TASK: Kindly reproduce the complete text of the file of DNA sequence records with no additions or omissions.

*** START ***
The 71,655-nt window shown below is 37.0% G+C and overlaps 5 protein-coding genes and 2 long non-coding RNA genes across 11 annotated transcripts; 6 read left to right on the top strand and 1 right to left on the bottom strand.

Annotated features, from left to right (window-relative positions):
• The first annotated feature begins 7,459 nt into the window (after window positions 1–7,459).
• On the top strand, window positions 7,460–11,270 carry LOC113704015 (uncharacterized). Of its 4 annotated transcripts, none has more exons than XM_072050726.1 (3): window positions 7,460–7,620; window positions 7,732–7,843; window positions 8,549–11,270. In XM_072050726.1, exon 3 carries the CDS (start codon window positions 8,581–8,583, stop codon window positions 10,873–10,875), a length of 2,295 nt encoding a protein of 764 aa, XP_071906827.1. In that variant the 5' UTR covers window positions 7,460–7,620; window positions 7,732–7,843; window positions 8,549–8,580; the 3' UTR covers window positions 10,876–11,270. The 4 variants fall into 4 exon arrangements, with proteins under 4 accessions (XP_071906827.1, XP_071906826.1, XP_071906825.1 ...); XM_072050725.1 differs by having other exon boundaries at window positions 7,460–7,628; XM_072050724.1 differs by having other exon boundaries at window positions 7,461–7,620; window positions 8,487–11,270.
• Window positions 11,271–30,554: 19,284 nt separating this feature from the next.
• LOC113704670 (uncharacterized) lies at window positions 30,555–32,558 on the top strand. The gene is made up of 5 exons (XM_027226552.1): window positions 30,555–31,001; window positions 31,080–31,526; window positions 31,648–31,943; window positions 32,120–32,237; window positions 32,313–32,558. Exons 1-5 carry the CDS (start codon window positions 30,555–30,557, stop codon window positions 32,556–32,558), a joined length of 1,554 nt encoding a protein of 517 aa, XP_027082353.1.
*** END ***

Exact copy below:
The 71,655-nt window shown below is 37.0% G+C and overlaps 5 protein-coding genes and 2 long non-coding RNA genes across 11 annotated transcripts; 6 read left to right on the top strand and 1 right to left on the bottom strand.

Annotated features, from left to right (window-relative positions):
• The first annotated feature begins 7,459 nt into the window (after window positions 1–7,459).
• On the top strand, window positions 7,460–11,270 carry LOC113704015 (uncharacterized). Of its 4 annotated transcripts, none has more exons than XM_072050726.1 (3): window positions 7,460–7,620; window positions 7,732–7,843; window positions 8,549–11,270. In XM_072050726.1, exon 3 carries the CDS (start codon window positions 8,581–8,583, stop codon window positions 10,873–10,875), a length of 2,295 nt encoding a protein of 764 aa, XP_071906827.1. In that variant the 5' UTR covers window positions 7,460–7,620; window positions 7,732–7,843; window positions 8,549–8,580; the 3' UTR covers window positions 10,876–11,270. The 4 variants fall into 4 exon arrangements, with proteins under 4 accessions (XP_071906827.1, XP_071906826.1, XP_071906825.1 ...); XM_072050725.1 differs by having other exon boundaries at window positions 7,460–7,628; XM_072050724.1 differs by having other exon boundaries at window positions 7,461–7,620; window positions 8,487–11,270.
• Window positions 11,271–30,554: 19,284 nt separating this feature from the next.
• LOC113704670 (uncharacterized) lies at window positions 30,555–32,558 on the top strand. The gene is made up of 5 exons (XM_027226552.1): window positions 30,555–31,001; window positions 31,080–31,526; window positions 31,648–31,943; window positions 32,120–32,237; window positions 32,313–32,558. Exons 1-5 carry the CDS (start codon window positions 30,555–30,557, stop codon window positions 32,556–32,558), a joined length of 1,554 nt encoding a protein of 517 aa, XP_027082353.1.